The Great Resignation: Why Millennials Are Quitting Their Six-Figure Jobs
There’s a new trend on the rise, and it goes by the name of “the great resignation.” What is this, you ask? It’s simply when millennials quit their six-figure jobs in droves. Why are they doing this? Many say they’re burnt out, exhausted from working long hours for little reward, and this is not exactly about a monetary reward!
Others cite a lack of purpose or meaning in their work as the reason for their departure. Whatever the reason, one thing is clear: quitting your six-figure job is no longer taboo. In fact, if you ask a millennial he or she might just say quitting your job is the smartest thing you ever do. Find out why here!
Surely you have heard all these terms referring to specific generation-based groups, Gen-Z this, Baby Boomers that! They are everywhere; even products and services marketing are focused on accurately knowing the characteristics of each generation to have successful launchings.
One of the most famous are the millennials, a group that seems to have opened some portal to this new technological world. Not in vain, demographer William Frey calls them: “The Demographic Bridge to America’s Diverse Future”
Let’s get to know them!
Who Is A Millennial?
The term “Millennial” is typically used to refer to people born between 1981 and 1995. This generation is also sometimes known as Generation Y, because it follows Generation X.
This puts the youngest millennial at 25 years old and the oldest at 41. That’s a pretty wide range, which means that there is a lot of diversity within the millennial generation. But despite their different backgrounds, there are some commonalities that all millennials share.
Millennials are often described as confident, independent, and achievement-oriented people. They are also said to be more socially and environmentally conscious than previous generations. In addition, Millennials are the first generation to come of age in the new millennium, and they are often considered to be the most technologically savvy generation.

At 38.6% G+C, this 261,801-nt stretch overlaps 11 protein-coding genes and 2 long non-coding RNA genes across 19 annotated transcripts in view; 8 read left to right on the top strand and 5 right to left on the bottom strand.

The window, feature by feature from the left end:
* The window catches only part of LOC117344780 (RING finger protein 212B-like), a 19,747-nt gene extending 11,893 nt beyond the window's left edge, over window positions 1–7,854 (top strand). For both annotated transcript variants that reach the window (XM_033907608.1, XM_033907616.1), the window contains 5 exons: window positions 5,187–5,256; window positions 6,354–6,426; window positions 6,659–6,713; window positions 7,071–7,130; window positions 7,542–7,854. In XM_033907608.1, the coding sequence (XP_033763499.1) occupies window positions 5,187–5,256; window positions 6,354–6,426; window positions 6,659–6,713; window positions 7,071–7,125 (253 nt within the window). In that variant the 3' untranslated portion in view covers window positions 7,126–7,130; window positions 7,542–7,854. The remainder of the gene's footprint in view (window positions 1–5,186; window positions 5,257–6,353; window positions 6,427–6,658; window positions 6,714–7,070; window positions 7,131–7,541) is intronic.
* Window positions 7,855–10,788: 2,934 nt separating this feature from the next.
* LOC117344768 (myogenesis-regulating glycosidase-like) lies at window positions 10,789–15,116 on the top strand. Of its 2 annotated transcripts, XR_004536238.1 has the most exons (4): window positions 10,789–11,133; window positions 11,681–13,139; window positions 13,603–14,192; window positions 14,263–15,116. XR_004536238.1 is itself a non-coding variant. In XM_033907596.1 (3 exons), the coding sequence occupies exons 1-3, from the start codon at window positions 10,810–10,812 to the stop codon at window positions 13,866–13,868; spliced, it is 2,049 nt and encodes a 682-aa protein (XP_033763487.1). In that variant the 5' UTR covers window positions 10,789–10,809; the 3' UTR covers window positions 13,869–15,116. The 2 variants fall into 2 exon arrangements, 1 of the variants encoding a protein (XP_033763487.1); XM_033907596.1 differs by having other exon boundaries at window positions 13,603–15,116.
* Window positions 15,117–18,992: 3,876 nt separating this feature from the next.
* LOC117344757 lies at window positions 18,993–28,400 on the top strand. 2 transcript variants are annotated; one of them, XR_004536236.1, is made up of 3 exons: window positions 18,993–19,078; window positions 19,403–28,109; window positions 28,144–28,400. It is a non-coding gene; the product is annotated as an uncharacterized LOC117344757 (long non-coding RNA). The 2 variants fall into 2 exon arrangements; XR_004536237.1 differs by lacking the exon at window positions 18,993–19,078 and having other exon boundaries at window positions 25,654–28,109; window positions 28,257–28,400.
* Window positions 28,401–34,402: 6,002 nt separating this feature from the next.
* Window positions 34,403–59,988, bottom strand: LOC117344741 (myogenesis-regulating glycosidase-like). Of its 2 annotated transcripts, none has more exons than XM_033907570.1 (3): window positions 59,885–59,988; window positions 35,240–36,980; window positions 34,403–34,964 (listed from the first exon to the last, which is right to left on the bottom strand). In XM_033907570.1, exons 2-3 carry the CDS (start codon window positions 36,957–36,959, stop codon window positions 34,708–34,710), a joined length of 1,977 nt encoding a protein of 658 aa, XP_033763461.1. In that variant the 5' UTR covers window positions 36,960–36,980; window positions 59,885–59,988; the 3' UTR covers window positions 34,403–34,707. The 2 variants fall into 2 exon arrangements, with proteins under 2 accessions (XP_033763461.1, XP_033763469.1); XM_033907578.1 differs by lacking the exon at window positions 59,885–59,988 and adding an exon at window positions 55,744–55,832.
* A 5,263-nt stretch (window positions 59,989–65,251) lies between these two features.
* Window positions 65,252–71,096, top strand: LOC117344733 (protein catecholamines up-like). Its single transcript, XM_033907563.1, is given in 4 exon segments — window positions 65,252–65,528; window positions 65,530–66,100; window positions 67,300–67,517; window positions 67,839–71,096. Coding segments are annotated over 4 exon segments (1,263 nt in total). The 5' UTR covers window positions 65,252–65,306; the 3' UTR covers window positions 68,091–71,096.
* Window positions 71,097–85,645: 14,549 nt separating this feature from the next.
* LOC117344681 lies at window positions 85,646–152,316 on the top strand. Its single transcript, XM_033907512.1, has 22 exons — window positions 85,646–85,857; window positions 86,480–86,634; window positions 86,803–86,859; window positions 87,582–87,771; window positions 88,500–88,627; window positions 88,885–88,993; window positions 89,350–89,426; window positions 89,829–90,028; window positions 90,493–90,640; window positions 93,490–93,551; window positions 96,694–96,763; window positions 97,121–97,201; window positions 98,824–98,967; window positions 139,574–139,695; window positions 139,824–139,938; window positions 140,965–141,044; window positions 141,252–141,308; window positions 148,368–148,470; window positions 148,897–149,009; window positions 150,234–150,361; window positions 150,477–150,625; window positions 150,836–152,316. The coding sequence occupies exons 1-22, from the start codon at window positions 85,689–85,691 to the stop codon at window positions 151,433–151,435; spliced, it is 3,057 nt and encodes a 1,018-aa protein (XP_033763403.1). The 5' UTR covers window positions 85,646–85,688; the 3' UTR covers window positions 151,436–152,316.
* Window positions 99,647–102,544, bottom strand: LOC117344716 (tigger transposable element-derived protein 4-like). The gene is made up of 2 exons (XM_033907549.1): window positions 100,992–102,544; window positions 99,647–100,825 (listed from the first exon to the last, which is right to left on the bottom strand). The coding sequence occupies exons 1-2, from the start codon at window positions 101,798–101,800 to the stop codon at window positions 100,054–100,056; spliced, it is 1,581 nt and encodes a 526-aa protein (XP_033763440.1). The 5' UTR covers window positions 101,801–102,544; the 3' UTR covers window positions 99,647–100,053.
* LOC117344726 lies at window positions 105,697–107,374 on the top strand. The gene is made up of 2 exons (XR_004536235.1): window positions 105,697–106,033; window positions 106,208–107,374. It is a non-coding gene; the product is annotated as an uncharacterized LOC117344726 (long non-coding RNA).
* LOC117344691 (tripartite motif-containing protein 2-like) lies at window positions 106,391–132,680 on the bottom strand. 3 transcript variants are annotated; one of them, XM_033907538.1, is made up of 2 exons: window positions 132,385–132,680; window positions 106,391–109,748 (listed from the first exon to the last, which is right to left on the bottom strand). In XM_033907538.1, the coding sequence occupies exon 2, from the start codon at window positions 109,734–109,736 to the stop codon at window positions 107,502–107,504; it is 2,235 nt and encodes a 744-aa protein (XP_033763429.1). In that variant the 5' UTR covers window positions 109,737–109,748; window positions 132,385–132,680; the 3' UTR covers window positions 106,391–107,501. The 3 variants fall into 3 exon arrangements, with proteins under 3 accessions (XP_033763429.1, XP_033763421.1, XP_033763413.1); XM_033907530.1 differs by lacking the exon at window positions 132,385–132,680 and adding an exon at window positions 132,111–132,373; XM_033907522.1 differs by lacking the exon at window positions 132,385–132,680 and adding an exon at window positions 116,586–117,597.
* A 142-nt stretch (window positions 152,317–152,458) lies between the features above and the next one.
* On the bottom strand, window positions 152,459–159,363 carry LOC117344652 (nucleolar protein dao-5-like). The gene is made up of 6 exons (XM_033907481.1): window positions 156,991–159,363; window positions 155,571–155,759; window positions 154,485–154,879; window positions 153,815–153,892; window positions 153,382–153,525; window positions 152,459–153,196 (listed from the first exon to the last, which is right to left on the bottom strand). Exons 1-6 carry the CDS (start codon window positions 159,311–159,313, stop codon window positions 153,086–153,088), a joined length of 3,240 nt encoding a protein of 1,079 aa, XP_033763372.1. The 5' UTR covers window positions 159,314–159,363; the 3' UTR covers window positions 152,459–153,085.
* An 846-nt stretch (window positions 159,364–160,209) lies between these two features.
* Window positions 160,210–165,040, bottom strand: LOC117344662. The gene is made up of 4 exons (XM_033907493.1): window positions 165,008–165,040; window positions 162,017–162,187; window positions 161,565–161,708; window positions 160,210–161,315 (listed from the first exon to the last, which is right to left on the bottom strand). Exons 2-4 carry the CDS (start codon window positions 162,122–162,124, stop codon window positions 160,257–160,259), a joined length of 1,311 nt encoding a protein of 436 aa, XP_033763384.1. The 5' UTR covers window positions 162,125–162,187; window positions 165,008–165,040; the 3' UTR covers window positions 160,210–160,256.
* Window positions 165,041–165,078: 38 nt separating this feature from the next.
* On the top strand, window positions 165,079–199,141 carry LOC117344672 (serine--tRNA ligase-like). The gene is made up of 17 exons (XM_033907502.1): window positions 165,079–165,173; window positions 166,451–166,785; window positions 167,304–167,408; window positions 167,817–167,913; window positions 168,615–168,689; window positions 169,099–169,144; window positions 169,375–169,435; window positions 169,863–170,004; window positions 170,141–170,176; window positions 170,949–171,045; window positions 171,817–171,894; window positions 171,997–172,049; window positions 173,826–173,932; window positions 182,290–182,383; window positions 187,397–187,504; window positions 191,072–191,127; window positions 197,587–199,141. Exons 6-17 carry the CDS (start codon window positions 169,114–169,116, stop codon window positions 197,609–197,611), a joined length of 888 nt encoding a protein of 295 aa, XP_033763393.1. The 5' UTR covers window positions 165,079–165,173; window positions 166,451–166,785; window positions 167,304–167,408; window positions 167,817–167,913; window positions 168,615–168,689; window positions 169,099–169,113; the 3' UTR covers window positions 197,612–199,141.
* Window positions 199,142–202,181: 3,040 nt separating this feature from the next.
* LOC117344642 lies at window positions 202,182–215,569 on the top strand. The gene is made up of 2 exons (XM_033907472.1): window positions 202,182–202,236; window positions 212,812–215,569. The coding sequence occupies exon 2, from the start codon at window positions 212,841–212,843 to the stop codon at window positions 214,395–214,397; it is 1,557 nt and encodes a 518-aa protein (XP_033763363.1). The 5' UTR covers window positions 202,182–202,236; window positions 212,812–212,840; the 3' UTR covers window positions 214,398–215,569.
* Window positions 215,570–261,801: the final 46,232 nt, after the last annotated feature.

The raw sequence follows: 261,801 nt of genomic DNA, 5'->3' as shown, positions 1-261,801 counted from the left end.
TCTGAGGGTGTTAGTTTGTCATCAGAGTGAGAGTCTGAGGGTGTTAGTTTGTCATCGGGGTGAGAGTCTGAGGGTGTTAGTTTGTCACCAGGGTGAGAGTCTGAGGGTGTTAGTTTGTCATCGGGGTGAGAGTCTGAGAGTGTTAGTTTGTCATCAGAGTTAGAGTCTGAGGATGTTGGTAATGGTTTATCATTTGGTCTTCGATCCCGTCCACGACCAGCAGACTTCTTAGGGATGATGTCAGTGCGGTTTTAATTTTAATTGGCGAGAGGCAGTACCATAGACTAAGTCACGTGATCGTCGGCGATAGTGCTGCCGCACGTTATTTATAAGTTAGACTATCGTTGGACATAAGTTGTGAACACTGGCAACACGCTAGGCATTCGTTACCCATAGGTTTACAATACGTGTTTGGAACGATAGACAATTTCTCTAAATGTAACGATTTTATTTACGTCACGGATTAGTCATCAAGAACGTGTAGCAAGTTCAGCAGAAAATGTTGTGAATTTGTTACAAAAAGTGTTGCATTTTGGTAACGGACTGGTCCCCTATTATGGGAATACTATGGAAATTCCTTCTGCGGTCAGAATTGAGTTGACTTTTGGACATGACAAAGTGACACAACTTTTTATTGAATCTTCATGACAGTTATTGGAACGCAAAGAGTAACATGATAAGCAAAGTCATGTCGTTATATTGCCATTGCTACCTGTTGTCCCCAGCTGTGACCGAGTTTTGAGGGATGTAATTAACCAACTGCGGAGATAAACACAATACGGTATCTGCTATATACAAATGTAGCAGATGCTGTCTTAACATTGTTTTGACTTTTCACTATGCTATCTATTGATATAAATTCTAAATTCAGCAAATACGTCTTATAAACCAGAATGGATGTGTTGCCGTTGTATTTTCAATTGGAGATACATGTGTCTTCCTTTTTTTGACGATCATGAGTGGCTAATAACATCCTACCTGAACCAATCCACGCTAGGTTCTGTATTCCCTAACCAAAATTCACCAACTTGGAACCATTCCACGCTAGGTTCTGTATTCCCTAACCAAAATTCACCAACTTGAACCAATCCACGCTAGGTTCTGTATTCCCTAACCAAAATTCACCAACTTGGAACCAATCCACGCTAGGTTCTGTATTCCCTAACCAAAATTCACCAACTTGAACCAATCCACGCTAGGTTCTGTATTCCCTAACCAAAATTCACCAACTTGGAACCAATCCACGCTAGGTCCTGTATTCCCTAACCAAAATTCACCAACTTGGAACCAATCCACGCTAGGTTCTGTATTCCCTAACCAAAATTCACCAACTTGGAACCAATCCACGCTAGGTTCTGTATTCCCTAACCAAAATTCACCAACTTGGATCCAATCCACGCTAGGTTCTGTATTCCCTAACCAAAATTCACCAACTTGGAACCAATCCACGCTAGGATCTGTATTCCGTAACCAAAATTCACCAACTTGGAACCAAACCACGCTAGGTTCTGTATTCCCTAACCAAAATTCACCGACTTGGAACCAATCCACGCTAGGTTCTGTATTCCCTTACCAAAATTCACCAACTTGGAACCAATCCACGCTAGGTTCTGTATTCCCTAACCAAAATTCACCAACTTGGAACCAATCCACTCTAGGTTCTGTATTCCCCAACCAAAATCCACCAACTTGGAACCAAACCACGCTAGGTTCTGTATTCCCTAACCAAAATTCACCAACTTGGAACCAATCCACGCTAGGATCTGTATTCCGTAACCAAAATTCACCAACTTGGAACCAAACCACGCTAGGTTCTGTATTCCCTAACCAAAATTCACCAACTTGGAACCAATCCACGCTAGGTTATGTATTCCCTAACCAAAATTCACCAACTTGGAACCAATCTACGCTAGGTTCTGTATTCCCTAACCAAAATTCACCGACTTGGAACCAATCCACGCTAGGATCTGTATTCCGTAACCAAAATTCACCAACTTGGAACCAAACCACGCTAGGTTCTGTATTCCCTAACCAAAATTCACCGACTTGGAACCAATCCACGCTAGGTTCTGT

Claire Raines calls Millennials “the hottest commodity in the job market”
As a result, they have had a significant impact on the world of business and marketing. Companies that want to appeal to Millennials need to understand their values and preferences. For example, Millennials are more likely than other generations to make purchase decisions based on social responsibility
Millennials In The Workplace
As the millennial generation enters the workforce, employers are faced with the challenge of accommodating a group of employees with different values and expectations.
The millennial generation is often spoken about in the media, and there are a lot of stereotypes out there about them. However, millennials are quickly making their mark in the workplace and are proving to be a valuable asset to businesses. They are comfortable with change and adapt quickly to new situations, which is a valuable skill in today’s ever-changing business landscape.
In addition, millennials tend to be highly tech-savvy and have a strong understanding of social media and its power to reach audiences. This can be a valuable tool for businesses that want to connect with millennial consumers.